logManager  = services.GetService< ILogManager >();
// ...

but you're still stuck having to reach out and grab every dependency you need from the service container - which implies that somewhere, some other piece of code is responsible for filling up that service container:

ServiceContainer services = new ServiceContainer();
    typeof( ILogManager ),
    new Log4NetLogManager()
    typeof( IRepository< Thing > ),
    new ThingRepository()

More code to write, all of it unnecessary and obsolete given the state of the art in dependency injection frameworks. 

Lack of Consistency in PowerShell

§ February 16, 2009 02:40 by beefarino |

Y'all know I love powershell.

But I'm getting pretty tired of the lack of consistency in the product.  I'm not speaking of quality here - just about how to get things done.  Case in point: at the moment I'm trying to figure out the new modules feature, which so far hasn't been difficult.  The most annoying thing is that I keep trying to get the list of available modules by typing this:

dir module:

which works for other powershell internals like variables:

dir variable:

and functions:

dir function:

but not for modules.  Why doesn't it work?  Well, those little drive-letter-type-monikers need something called a provider to enable them.  There's one built-in to powershell to enable this feature for variables and functions, but not for modules.

Not a big deal really, but one of the original selling points of powershell was its consistency - files, registry, certificates, etc., they all look like a little file system when you work with them.  So the act of adding, removing, moving, renaming these things always looks the same.  Why should I build up this expectation when it's availability is spotty?  And I'm not sure why a provider isn't managing this - modules are stored on the filesystem anyway, in a few specific places, and outside of using them you have all the basic provider operations: create, delete, rename, etc.  Having a provider around them should be a no-brainer.  The fact that one doesn't exist tells me that either it's too much effort (which having done so a few times I can say is probably the case) or goes against the grain of powershell "philosophy of use".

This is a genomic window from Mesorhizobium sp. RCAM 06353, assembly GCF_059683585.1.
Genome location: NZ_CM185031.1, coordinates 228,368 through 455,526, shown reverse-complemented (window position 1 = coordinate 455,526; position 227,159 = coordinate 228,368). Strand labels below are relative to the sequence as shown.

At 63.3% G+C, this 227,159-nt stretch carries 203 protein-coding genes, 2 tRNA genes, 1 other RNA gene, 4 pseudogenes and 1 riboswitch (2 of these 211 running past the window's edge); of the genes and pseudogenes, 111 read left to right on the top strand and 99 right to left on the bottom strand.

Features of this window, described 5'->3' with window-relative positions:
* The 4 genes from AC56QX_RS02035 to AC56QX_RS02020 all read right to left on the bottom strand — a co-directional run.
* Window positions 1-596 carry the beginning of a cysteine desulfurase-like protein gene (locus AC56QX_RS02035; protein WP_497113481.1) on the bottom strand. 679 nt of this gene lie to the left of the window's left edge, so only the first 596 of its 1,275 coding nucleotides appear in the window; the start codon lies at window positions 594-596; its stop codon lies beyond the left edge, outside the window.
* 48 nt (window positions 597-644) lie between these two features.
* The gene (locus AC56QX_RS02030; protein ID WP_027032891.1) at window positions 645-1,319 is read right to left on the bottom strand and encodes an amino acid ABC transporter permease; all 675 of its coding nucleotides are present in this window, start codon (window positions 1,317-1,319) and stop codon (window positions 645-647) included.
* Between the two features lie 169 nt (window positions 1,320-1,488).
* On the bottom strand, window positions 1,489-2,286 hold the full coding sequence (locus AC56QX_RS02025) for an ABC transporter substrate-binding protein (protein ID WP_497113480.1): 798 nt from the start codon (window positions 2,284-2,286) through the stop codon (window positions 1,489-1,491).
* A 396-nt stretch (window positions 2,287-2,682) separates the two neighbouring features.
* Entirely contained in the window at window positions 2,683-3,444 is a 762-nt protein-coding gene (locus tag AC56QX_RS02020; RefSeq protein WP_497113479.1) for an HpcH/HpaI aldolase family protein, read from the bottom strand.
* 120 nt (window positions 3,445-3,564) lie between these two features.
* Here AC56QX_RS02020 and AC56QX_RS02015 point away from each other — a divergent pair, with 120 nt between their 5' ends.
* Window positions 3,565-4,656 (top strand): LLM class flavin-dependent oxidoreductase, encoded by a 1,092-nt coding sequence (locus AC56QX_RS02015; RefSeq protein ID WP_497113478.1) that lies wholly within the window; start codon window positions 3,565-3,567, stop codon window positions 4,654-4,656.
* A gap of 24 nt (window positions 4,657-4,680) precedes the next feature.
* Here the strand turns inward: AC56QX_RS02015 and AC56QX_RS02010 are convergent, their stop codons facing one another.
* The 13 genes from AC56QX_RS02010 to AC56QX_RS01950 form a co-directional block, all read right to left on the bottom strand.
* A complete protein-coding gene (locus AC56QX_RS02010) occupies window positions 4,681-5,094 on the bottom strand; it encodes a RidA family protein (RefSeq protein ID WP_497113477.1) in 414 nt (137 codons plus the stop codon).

Oh well, it's still CTP3, maybe they'll have it in the RTM, right?  Or maybe I just don't "get" when something should have a provider and when it shouldn't.  Am I missing the point, or is this a case of powershell not eating its own dogfood?


About two seconds after positing this I saw this line at the top of the Modules module.psm1 file:

# Create a drive for My Modules
New-PsDrive -Scope Global -Name MyMod -PSProvider FileSystem -Root (($env:PSMODULEPATH -split ";")[0]) 

which meets my general spelunking needs.


foot | mouth;

Filling Shoes and Killing Trees

§ January 19, 2009 03:09 by beefarino |


The recession has claimed another job, and it looks like I'll be taking over documentation efforts at the office.  Unfortunately, this takes a huge bite out of my time, as we produce roughly 2000 pages of material per release.  So expect some posts about writing good technical documentation along with my latest spike notes.


Not the job I would choose by any means, but it has to get done.  Of course, it makes me wonder:

...if our last professional technical writer is dispensible, and I'm the one taking over his responsibilities,  where does that put me on the ax-list??